Months after riots destroyed their shops, Minneapolis business owners struggle to rebuild

City officials promised to help rebuild, but have not, one businessman said.

Updated: August 11, 2020 - 1:50pm

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A Minneapolis man whose business went up in flames during riots said that the city has not followed through on promises to help rebuild. 

Ibrahim Demaag, who immigrated from Ethiopia 30 years ago to pursue the American dream, said during an interview on the Ingraham Angle that the city sent him a $3,700 bill to pay for a fence surrounding his business, which he said was burned down by rioters.

"We left our country for a future to see the American dream and look how it happened," Demaag told Ingraham.

Many businesses were destroyed in riots following the death of George Floyd in Minneapolis. Fox News on Monday interviewed local business owners who discussed their financial situation and what they couched as failed leadership from elected officials.

"You work hard. You pay our taxes. We have not done anything wrong," Demaag said. "The peaceful protests [were] hijacked [by rioters], then the government said, 'Oh we’re going to back [you] up and build your neighborhood.' Where? Where is the safety? Where is the rebuilding? It’s been 10 weeks. No response. No response."

Another business owner, Kacey White, said that her Town Talk Diner & Gastropub was burned down three days before it was set to reopen for outdoor service after months of being closed due to coronavirus.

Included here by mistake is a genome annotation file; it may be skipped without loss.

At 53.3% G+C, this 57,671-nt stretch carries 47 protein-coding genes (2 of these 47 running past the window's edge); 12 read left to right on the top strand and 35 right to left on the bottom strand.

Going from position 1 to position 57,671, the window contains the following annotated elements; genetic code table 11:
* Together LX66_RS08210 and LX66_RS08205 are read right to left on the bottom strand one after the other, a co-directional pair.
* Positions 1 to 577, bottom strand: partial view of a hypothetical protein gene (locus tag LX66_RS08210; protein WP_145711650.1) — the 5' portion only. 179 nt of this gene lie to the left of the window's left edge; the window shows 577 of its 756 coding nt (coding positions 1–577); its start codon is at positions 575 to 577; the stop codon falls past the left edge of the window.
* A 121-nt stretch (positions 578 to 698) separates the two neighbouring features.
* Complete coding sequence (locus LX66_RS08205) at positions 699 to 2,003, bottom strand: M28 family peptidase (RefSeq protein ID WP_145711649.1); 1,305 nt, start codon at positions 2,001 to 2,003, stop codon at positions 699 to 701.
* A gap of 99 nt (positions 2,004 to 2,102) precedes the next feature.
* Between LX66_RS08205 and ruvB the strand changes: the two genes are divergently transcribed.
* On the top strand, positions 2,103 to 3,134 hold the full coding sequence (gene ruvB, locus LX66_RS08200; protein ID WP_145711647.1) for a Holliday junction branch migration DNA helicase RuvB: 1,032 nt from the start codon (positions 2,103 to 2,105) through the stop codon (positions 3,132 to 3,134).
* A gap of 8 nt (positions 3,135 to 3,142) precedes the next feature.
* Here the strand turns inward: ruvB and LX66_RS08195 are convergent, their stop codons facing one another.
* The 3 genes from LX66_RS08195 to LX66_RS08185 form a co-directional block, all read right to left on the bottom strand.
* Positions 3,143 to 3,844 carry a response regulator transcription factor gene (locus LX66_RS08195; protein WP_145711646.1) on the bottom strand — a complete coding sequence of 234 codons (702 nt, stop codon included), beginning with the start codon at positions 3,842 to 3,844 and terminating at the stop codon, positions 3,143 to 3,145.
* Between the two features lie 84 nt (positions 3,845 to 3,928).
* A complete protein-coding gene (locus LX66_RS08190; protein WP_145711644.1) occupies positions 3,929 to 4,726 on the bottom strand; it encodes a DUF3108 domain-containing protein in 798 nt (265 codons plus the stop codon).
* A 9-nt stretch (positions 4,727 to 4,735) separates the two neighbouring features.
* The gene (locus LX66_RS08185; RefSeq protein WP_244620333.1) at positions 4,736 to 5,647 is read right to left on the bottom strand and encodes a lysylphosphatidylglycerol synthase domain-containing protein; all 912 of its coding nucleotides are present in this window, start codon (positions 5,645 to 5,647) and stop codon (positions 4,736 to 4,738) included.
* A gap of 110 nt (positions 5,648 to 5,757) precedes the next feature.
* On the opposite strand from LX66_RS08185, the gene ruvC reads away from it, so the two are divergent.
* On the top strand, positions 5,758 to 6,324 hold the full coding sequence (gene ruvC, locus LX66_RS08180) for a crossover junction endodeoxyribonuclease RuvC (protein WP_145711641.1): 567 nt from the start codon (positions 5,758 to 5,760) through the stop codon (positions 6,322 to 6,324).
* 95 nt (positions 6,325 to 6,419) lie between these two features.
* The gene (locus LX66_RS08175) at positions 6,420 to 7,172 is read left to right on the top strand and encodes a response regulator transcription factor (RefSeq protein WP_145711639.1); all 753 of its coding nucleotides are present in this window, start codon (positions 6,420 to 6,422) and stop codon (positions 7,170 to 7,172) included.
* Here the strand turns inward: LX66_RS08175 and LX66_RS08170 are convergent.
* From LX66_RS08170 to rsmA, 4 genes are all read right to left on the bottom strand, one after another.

"How do you justify burning down someone’s business? You don’t realize how many people have been put out of work from all of this," White told Ingraham.

According to White, she saw the police station go up in flames, and told her husband after waking him up that their business "is going to burn down any minute."

Chicago-Lake Liquors owner John Wolf said his business was looted, ransacked and then burned down. He explained that looters filled up shopping carts with his merchandise, which according to him is worth close to a million dollars. 

"It started with people with bats entering, people pushing on the front windows, and then hundreds of people went in and they looted and that went on for one hour, two hours, five hours and then they came back the next night, and then the next night," Wolf said.

"More importantly than that, it’s now taken 40 plus jobs away from the people … who live, shop and work in this neighborhood," he continued. "What happens to these families now?"

Officials in Minneapolis did not immediately responded for comment. 

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